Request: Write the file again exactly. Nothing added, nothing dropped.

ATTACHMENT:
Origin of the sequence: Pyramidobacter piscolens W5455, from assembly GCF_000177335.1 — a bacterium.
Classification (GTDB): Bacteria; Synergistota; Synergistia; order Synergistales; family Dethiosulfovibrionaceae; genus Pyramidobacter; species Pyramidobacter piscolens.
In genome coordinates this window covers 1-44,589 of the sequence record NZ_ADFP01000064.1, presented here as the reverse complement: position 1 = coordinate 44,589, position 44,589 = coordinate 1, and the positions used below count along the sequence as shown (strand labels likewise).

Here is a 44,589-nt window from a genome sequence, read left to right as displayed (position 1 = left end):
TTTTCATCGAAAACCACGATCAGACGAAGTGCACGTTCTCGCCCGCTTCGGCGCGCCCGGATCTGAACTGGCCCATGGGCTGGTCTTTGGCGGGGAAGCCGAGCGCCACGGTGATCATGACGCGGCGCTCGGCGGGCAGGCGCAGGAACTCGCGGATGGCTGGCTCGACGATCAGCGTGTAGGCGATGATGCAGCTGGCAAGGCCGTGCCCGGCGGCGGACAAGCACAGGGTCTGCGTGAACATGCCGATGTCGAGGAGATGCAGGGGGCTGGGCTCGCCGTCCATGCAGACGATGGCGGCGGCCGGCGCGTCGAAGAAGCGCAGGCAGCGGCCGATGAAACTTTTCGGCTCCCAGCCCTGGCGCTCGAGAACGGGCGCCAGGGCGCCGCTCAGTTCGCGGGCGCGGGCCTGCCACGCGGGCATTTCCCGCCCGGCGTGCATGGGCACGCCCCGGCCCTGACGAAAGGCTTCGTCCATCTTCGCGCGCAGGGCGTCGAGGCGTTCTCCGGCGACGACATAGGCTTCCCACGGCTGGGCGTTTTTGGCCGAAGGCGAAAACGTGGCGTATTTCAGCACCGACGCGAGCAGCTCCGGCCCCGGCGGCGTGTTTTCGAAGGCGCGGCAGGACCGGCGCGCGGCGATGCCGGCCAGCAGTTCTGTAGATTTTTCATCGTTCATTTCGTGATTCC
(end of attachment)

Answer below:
Origin of the sequence: Pyramidobacter piscolens W5455, from assembly GCF_000177335.1 — a bacterium.
Classification (GTDB): Bacteria; Synergistota; Synergistia; order Synergistales; family Dethiosulfovibrionaceae; genus Pyramidobacter; species Pyramidobacter piscolens.
In genome coordinates this window covers 1-44,589 of the sequence record NZ_ADFP01000064.1, presented here as the reverse complement: position 1 = coordinate 44,589, position 44,589 = coordinate 1, and the positions used below count along the sequence as shown (strand labels likewise).

Here is a 44,589-nt window from a genome sequence, read left to right as displayed (position 1 = left end):
TTTTCATCGAAAACCACGATCAGACGAAGTGCACGTTCTCGCCCGCTTCGGCGCGCCCGGATCTGAACTGGCCCATGGGCTGGTCTTTGGCGGGGAAGCCGAGCGCCACGGTGATCATGACGCGGCGCTCGGCGGGCAGGCGCAGGAACTCGCGGATGGCTGGCTCGACGATCAGCGTGTAGGCGATGATGCAGCTGGCAAGGCCGTGCCCGGCGGCGGACAAGCACAGGGTCTGCGTGAACATGCCGATGTCGAGGAGATGCAGGGGGCTGGGCTCGCCGTCCATGCAGACGATGGCGGCGGCCGGCGCGTCGAAGAAGCGCAGGCAGCGGCCGATGAAACTTTTCGGCTCCCAGCCCTGGCGCTCGAGAACGGGCGCCAGGGCGCCGCTCAGTTCGCGGGCGCGGGCCTGCCACGCGGGCATTTCCCGCCCGGCGTGCATGGGCACGCCCCGGCCCTGACGAAAGGCTTCGTCCATCTTCGCGCGCAGGGCGTCGAGGCGTTCTCCGGCGACGACATAGGCTTCCCACGGCTGGGCGTTTTTGGCCGAAGGCGAAAACGTGGCGTATTTCAGCACCGACGCGAGCAGCTCCGGCCCCGGCGGCGTGTTTTCGAAGGCGCGGCAGGACCGGCGCGCGGCGATGCCGGCCAGCAGTTCTGTAGATTTTTCATCGTTCATTTCGTGATTCC